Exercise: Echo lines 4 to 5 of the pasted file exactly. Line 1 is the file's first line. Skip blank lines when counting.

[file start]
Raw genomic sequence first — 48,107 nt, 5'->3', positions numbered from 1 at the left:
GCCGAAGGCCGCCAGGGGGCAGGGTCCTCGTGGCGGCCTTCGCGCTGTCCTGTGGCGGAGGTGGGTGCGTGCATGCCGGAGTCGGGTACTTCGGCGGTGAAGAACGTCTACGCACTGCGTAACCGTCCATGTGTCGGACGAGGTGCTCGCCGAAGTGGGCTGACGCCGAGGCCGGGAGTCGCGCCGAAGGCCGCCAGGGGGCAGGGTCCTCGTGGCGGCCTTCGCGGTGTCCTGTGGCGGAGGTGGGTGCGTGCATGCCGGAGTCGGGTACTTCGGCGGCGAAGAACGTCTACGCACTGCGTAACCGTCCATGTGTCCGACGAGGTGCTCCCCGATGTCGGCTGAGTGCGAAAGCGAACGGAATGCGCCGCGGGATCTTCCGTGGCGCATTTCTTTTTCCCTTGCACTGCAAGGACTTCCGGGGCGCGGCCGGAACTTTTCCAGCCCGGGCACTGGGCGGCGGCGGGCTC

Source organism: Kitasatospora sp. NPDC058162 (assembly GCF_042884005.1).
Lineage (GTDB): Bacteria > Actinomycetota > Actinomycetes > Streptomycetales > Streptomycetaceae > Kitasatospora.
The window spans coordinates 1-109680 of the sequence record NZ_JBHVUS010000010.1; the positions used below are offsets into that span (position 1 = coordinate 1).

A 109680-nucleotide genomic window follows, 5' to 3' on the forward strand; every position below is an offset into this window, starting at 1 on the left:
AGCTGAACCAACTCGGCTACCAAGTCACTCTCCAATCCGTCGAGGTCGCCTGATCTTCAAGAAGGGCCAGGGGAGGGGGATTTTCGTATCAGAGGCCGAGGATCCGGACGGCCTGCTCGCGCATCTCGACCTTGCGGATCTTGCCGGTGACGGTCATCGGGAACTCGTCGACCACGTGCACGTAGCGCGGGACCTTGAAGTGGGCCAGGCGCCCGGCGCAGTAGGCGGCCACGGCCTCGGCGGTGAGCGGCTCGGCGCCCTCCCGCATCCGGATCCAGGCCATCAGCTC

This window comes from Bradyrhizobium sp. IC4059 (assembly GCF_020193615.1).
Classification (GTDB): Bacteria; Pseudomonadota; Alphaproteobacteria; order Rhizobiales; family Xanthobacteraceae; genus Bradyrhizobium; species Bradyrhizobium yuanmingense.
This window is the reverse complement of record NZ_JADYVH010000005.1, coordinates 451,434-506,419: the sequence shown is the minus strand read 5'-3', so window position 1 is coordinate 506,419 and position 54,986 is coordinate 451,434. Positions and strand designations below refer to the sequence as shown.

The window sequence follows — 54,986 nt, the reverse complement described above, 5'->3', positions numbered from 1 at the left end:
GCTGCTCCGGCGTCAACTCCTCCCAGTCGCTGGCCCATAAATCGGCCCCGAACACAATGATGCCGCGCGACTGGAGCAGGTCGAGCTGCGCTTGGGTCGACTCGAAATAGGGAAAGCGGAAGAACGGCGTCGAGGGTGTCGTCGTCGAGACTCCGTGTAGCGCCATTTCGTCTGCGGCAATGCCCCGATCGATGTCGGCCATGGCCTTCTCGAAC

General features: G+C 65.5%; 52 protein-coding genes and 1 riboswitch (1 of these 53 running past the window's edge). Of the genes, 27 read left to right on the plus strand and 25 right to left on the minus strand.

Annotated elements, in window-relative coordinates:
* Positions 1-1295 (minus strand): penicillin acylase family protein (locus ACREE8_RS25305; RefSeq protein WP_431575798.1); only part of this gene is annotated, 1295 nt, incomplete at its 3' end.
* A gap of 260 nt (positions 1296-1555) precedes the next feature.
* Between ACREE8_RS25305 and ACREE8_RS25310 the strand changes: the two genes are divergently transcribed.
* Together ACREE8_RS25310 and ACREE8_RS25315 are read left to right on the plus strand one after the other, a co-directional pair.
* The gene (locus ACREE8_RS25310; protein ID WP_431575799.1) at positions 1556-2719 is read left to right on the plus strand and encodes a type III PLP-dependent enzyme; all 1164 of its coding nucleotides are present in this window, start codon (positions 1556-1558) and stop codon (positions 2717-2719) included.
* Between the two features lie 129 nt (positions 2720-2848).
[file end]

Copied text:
Lineage (GTDB): Bacteria > Actinomycetota > Actinomycetes > Streptomycetales > Streptomycetaceae > Kitasatospora.
The window spans coordinates 1-109680 of the sequence record NZ_JBHVUS010000010.1; the positions used below are offsets into that span (position 1 = coordinate 1).